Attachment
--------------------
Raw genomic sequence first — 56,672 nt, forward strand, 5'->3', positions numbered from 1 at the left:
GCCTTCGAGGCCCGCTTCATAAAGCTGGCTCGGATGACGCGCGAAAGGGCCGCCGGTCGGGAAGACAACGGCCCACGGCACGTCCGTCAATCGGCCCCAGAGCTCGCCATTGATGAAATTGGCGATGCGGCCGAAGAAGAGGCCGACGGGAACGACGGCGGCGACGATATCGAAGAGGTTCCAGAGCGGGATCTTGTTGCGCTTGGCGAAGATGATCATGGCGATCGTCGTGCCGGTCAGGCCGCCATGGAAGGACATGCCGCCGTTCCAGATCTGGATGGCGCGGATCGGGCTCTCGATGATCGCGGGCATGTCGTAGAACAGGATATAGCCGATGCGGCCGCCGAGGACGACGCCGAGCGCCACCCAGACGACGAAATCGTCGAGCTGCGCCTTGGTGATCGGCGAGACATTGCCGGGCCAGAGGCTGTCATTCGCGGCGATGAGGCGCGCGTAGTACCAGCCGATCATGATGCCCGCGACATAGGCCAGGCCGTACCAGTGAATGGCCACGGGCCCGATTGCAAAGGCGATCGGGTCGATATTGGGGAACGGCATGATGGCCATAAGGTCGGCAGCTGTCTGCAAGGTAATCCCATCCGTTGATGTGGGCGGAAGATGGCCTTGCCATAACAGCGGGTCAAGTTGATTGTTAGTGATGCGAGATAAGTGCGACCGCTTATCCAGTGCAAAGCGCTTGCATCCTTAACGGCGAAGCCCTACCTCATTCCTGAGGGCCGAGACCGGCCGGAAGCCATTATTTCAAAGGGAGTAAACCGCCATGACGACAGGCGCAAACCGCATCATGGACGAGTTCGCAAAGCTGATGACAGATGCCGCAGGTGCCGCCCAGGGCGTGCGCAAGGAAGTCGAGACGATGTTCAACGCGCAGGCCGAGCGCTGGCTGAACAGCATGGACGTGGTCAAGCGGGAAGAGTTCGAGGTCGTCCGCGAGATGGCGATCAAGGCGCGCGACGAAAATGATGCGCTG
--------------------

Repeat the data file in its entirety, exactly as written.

Raw genomic sequence first — 56,672 nt, forward strand, 5'->3', positions numbered from 1 at the left:
GCCTTCGAGGCCCGCTTCATAAAGCTGGCTCGGATGACGCGCGAAAGGGCCGCCGGTCGGGAAGACAACGGCCCACGGCACGTCCGTCAATCGGCCCCAGAGCTCGCCATTGATGAAATTGGCGATGCGGCCGAAGAAGAGGCCGACGGGAACGACGGCGGCGACGATATCGAAGAGGTTCCAGAGCGGGATCTTGTTGCGCTTGGCGAAGATGATCATGGCGATCGTCGTGCCGGTCAGGCCGCCATGGAAGGACATGCCGCCGTTCCAGATCTGGATGGCGCGGATCGGGCTCTCGATGATCGCGGGCATGTCGTAGAACAGGATATAGCCGATGCGGCCGCCGAGGACGACGCCGAGCGCCACCCAGACGACGAAATCGTCGAGCTGCGCCTTGGTGATCGGCGAGACATTGCCGGGCCAGAGGCTGTCATTCGCGGCGATGAGGCGCGCGTAGTACCAGCCGATCATGATGCCCGCGACATAGGCCAGGCCGTACCAGTGAATGGCCACGGGCCCGATTGCAAAGGCGATCGGGTCGATATTGGGGAACGGCATGATGGCCATAAGGTCGGCAGCTGTCTGCAAGGTAATCCCATCCGTTGATGTGGGCGGAAGATGGCCTTGCCATAACAGCGGGTCAAGTTGATTGTTAGTGATGCGAGATAAGTGCGACCGCTTATCCAGTGCAAAGCGCTTGCATCCTTAACGGCGAAGCCCTACCTCATTCCTGAGGGCCGAGACCGGCCGGAAGCCATTATTTCAAAGGGAGTAAACCGCCATGACGACAGGCGCAAACCGCATCATGGACGAGTTCGCAAAGCTGATGACAGATGCCGCAGGTGCCGCCCAGGGCGTGCGCAAGGAAGTCGAGACGATGTTCAACGCGCAGGCCGAGCGCTGGCTGAACAGCATGGACGTGGTCAAGCGGGAAGAGTTCGAGGTCGTCCGCGAGATGGCGATCAAGGCGCGCGACGAAAATGATGCGCTG